All Left Out - The Conquest
Record Label: None
Release Date: 2007
Picture this: it's Warped Tour in St. Louis and the heat index has ascended the numeral spectrum and settled near 120 degrees. While waiting to have my condom signed, a friend and I are approached by a cute blonde with an accent who tells us that, for only ten dollars altogether, we can have a CD and free water all day. Needless to say, I did not even waste time sampling the given album and instead forked up the cash and happily thought to myself what a crude business man I am. Though I received a very dirty look from the band's lead singer when filling my cup for the first time (and even so for the twelfth and thirteenth times), I did in a way feel indebted to the group for allowing me to evade breaking my bank account on bottled water. Before departing from the venue, my friend refilled the cup once more for nutritional reassurance, and I approached the band's singer and said, "I'm gonna promote the hell out of you guys for this, even though you're a dick." Truth be told, I didn't and haven't done much to promote All Left Out or their new album The Conquest but will, in light of this obligatory shortcoming, showcase my perspective on its unique sound before all you, readers.
Before listening to the album, I was immediately astonished by its artwork. The graphics were perhaps the best I'd ever seen, which completely dumbfounded me considering All Left Out are an unsigned band. As I looked through the booklet (which, in both graphics and subtitle style, reminded me greatly of Coheed and Cambria's graphic novel), I started to pick up on the fact that the album carried a very heavy Christian presence and that the concept album was in fact concerning a young man's deviance from and return to the Christian faith (or God delusion, depending on your opinion). Though considerably discouraged by the "Christian rock" label, I popped the album in nonetheless.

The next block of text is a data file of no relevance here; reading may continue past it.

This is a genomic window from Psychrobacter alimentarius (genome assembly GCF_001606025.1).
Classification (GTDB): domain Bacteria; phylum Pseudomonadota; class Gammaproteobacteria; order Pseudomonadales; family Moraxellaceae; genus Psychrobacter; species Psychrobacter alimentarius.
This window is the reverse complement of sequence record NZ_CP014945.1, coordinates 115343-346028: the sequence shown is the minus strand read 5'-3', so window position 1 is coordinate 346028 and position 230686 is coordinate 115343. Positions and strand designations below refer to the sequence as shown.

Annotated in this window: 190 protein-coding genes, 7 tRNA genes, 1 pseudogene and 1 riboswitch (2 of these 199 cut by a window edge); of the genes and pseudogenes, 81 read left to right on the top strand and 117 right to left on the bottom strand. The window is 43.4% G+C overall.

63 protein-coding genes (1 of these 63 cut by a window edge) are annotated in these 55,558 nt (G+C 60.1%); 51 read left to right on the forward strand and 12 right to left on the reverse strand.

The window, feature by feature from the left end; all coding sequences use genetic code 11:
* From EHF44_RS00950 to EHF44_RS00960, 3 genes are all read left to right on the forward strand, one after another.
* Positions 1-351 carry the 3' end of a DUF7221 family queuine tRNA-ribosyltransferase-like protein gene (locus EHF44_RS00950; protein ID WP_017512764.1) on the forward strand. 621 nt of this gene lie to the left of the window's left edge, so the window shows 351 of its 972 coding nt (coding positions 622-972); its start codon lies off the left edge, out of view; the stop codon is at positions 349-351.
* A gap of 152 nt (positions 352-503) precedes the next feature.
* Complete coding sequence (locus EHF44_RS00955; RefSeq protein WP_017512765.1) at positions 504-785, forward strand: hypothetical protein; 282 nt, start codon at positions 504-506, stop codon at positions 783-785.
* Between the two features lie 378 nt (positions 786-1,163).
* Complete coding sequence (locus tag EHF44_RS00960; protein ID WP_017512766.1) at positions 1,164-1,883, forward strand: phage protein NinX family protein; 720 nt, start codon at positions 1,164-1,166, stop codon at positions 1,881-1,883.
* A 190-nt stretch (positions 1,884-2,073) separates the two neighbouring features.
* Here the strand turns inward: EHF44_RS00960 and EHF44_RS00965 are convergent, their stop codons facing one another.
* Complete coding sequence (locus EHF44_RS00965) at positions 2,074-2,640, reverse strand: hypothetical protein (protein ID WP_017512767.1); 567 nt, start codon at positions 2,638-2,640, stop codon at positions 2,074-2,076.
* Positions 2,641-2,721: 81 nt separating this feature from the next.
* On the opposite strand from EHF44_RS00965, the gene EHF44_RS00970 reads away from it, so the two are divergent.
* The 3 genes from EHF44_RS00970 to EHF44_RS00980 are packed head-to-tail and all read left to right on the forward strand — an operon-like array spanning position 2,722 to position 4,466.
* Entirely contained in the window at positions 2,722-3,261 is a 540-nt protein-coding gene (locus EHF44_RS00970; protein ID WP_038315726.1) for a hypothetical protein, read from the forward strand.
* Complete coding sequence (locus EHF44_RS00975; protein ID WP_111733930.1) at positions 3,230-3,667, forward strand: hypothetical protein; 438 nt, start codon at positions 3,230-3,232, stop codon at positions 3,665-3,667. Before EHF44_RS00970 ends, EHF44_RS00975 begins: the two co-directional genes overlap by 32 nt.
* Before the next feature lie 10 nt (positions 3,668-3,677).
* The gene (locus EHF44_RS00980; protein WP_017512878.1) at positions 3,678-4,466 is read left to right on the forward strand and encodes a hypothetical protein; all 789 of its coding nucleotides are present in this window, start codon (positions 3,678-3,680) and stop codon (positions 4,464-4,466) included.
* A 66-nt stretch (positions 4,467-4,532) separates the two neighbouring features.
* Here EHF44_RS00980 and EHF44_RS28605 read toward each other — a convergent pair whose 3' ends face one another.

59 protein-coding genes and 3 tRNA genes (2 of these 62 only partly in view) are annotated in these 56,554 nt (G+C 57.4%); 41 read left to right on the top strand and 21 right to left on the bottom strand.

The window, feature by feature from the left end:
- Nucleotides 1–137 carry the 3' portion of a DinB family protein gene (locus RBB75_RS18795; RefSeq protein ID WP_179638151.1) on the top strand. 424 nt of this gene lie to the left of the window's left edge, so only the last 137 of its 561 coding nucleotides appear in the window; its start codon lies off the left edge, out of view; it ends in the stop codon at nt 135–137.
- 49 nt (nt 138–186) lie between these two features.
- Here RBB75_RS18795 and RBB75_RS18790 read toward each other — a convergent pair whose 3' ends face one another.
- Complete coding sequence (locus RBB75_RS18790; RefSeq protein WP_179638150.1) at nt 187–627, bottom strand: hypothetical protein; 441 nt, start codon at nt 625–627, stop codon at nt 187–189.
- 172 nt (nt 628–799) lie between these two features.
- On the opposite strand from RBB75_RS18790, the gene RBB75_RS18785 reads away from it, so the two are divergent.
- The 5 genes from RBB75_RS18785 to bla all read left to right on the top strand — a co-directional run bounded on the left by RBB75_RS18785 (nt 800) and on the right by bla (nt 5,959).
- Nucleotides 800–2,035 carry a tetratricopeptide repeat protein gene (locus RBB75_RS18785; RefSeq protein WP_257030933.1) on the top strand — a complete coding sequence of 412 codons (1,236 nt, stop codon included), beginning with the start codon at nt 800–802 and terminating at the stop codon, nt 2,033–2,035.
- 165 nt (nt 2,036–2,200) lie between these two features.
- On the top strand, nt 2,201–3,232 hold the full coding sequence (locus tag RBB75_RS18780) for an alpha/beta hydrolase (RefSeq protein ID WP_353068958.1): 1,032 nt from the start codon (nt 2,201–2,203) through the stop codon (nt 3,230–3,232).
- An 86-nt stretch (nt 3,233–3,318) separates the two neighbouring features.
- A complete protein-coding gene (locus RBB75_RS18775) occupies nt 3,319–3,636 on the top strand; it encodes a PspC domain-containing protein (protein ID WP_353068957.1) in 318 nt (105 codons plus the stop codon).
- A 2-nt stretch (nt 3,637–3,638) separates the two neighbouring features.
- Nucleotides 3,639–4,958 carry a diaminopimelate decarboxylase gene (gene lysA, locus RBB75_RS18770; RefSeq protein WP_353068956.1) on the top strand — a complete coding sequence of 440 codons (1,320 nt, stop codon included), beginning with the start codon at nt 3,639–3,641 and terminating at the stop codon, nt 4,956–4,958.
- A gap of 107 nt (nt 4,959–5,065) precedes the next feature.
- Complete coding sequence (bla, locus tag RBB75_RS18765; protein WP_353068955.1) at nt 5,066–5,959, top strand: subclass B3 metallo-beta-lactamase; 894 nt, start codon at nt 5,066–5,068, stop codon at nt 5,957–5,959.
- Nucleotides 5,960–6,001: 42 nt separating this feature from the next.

Minutes into the imploration, I began asking myself something I at times thought ridiculous: is good Christian music being made now? Simply put, I had always, even in faith, been repulsed by modern Christian rock and, until earlier that year, had never heard a Christian album I'd liked. Even with that in mind, I still assumed that After the Sirens' What I Have to Give, Let it Be Enough was the only good, let alone great, Christian album ever made. I should also mention that weeks after listening to The Conquest, this site sent me yet another good Christian album by a band called I Am Not, I Am (my review can be seen here), further displacing the precedent that many music listeners have settled down with.
Both lyrically and musically, The Conquest is unique to say the least. I will try to describe the sound as emotionally charged pop-punk laced with church bells, tavern-style piano, various organs, nomadic and philosophical soliloquies, and neatly placed guitar solos. Three absolute stand out tracks are "Bon Voyage," "The Bridge of Perseverance," and "The Valley of the Shadow of Death." Each track has a strong hook in its chorus but, even so, does not stray from the very experimental musical style. The album's musicianship is absolutely grade A: drums, guitar, bass, you name it.